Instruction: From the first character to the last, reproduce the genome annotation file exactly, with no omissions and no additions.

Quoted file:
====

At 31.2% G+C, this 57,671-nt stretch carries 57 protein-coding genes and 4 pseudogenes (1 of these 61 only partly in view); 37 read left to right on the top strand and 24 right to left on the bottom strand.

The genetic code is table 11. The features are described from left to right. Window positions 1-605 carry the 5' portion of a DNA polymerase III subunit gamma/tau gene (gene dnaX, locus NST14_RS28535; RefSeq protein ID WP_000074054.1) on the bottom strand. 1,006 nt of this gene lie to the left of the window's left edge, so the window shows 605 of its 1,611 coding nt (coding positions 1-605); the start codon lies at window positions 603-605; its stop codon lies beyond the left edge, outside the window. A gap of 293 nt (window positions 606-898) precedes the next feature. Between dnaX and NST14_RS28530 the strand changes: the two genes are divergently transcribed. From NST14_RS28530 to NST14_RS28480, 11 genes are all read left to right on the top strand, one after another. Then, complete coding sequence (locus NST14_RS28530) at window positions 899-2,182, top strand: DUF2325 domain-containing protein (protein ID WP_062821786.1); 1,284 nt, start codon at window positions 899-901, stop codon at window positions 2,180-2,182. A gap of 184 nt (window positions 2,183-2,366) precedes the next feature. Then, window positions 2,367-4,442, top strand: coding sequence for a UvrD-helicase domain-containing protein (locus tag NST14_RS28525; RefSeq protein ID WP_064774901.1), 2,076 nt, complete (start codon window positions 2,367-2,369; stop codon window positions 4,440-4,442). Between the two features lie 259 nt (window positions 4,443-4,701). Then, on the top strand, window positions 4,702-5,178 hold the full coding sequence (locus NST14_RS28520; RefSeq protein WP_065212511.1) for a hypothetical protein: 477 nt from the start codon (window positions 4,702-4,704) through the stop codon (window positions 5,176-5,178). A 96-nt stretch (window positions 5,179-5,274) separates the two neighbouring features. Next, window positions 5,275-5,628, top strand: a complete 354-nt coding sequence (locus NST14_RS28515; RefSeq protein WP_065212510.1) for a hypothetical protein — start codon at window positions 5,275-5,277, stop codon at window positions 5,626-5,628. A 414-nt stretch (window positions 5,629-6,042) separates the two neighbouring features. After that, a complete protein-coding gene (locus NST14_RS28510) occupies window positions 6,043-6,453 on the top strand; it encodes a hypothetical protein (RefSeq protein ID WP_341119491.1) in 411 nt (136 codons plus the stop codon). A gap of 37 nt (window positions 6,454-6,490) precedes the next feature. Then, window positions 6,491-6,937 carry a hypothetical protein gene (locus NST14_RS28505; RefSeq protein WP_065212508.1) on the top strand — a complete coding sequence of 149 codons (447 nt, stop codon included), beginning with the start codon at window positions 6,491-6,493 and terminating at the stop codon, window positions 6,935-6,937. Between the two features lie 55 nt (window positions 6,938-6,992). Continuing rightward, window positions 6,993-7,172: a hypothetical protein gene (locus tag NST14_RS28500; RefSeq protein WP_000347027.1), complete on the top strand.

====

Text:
At 31.2% G+C, this 57,671-nt stretch carries 57 protein-coding genes and 4 pseudogenes (1 of these 61 only partly in view); 37 read left to right on the top strand and 24 right to left on the bottom strand.

The genetic code is table 11. The features are described from left to right. Window positions 1-605 carry the 5' portion of a DNA polymerase III subunit gamma/tau gene (gene dnaX, locus NST14_RS28535; RefSeq protein ID WP_000074054.1) on the bottom strand. 1,006 nt of this gene lie to the left of the window's left edge, so the window shows 605 of its 1,611 coding nt (coding positions 1-605); the start codon lies at window positions 603-605; its stop codon lies beyond the left edge, outside the window. A gap of 293 nt (window positions 606-898) precedes the next feature. Between dnaX and NST14_RS28530 the strand changes: the two genes are divergently transcribed. From NST14_RS28530 to NST14_RS28480, 11 genes are all read left to right on the top strand, one after another. Then, complete coding sequence (locus NST14_RS28530) at window positions 899-2,182, top strand: DUF2325 domain-containing protein (protein ID WP_062821786.1); 1,284 nt, start codon at window positions 899-901, stop codon at window positions 2,180-2,182. A gap of 184 nt (window positions 2,183-2,366) precedes the next feature. Then, window positions 2,367-4,442, top strand: coding sequence for a UvrD-helicase domain-containing protein (locus tag NST14_RS28525; RefSeq protein ID WP_064774901.1), 2,076 nt, complete (start codon window positions 2,367-2,369; stop codon window positions 4,440-4,442). Between the two features lie 259 nt (window positions 4,443-4,701). Then, on the top strand, window positions 4,702-5,178 hold the full coding sequence (locus NST14_RS28520; RefSeq protein WP_065212511.1) for a hypothetical protein: 477 nt from the start codon (window positions 4,702-4,704) through the stop codon (window positions 5,176-5,178). A 96-nt stretch (window positions 5,179-5,274) separates the two neighbouring features. Next, window positions 5,275-5,628, top strand: a complete 354-nt coding sequence (locus NST14_RS28515; RefSeq protein WP_065212510.1) for a hypothetical protein — start codon at window positions 5,275-5,277, stop codon at window positions 5,626-5,628. A 414-nt stretch (window positions 5,629-6,042) separates the two neighbouring features. After that, a complete protein-coding gene (locus NST14_RS28510) occupies window positions 6,043-6,453 on the top strand; it encodes a hypothetical protein (RefSeq protein ID WP_341119491.1) in 411 nt (136 codons plus the stop codon). A gap of 37 nt (window positions 6,454-6,490) precedes the next feature. Then, window positions 6,491-6,937 carry a hypothetical protein gene (locus NST14_RS28505; RefSeq protein WP_065212508.1) on the top strand — a complete coding sequence of 149 codons (447 nt, stop codon included), beginning with the start codon at window positions 6,491-6,493 and terminating at the stop codon, window positions 6,935-6,937. Between the two features lie 55 nt (window positions 6,938-6,992). Continuing rightward, window positions 6,993-7,172: a hypothetical protein gene (locus tag NST14_RS28500; RefSeq protein WP_000347027.1), complete on the top strand.